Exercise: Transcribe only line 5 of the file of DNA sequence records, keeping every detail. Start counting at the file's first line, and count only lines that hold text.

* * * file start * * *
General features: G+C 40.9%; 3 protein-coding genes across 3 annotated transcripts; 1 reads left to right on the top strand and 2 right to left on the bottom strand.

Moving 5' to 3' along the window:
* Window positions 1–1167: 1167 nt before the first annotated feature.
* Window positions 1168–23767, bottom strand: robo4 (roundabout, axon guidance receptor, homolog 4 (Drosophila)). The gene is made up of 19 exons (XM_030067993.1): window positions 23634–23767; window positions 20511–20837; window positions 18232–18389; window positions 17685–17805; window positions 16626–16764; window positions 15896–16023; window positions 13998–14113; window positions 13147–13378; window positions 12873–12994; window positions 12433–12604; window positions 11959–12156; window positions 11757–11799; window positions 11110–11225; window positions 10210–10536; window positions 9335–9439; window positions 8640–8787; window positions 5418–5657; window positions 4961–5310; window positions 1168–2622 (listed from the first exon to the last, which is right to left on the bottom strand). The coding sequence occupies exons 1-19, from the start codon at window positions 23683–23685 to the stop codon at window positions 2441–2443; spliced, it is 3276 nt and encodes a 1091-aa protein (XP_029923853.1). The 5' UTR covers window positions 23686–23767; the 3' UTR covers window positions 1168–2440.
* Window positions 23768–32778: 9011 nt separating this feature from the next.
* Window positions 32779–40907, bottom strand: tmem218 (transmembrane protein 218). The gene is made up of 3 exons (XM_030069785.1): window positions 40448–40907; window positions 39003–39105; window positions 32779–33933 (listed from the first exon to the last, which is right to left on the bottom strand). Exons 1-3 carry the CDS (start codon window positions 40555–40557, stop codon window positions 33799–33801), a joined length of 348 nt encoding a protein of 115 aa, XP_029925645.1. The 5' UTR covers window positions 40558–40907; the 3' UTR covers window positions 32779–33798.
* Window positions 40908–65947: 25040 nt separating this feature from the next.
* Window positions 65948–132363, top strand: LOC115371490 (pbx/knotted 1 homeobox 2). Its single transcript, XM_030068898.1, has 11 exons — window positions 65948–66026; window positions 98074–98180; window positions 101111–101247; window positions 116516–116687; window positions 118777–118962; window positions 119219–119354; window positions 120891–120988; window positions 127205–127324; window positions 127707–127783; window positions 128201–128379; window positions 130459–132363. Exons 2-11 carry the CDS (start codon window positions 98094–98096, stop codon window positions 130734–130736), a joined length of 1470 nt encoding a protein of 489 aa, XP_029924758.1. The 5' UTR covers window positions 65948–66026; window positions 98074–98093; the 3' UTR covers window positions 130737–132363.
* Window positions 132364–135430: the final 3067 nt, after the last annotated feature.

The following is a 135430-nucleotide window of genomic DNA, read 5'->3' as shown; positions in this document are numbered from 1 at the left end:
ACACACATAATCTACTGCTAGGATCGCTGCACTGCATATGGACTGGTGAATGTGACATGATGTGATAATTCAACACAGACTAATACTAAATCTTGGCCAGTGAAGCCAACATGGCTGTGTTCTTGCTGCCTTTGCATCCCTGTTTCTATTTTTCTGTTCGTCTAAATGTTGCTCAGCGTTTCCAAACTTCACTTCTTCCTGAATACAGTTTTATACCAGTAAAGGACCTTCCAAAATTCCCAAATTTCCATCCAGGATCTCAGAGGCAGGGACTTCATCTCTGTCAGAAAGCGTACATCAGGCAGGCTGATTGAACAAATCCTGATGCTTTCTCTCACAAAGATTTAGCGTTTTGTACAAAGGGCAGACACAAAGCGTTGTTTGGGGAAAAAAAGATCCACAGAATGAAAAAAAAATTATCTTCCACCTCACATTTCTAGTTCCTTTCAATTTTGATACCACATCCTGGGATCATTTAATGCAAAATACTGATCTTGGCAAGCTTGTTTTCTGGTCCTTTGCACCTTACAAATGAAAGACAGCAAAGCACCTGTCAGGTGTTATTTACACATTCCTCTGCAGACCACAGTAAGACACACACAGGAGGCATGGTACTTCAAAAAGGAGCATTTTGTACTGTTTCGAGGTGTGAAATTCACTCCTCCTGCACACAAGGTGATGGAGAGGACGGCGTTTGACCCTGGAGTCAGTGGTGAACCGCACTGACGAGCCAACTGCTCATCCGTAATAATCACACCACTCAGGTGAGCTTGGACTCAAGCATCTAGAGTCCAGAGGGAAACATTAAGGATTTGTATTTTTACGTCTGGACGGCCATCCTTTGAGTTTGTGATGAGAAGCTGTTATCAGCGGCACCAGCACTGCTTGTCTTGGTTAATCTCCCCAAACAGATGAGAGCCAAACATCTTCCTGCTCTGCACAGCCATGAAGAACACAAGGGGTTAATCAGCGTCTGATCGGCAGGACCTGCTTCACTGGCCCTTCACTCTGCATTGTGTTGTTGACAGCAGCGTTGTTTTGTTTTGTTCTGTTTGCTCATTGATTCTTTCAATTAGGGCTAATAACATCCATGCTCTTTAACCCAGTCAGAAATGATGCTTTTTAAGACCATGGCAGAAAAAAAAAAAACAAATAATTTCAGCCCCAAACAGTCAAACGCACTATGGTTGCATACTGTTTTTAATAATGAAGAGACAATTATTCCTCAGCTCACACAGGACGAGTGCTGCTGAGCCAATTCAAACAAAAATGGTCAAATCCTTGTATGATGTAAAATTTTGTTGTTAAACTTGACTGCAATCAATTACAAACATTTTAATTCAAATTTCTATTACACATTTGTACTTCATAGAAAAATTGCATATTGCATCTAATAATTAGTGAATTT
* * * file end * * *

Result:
* Window positions 23768–32778: 9011 nt separating this feature from the next.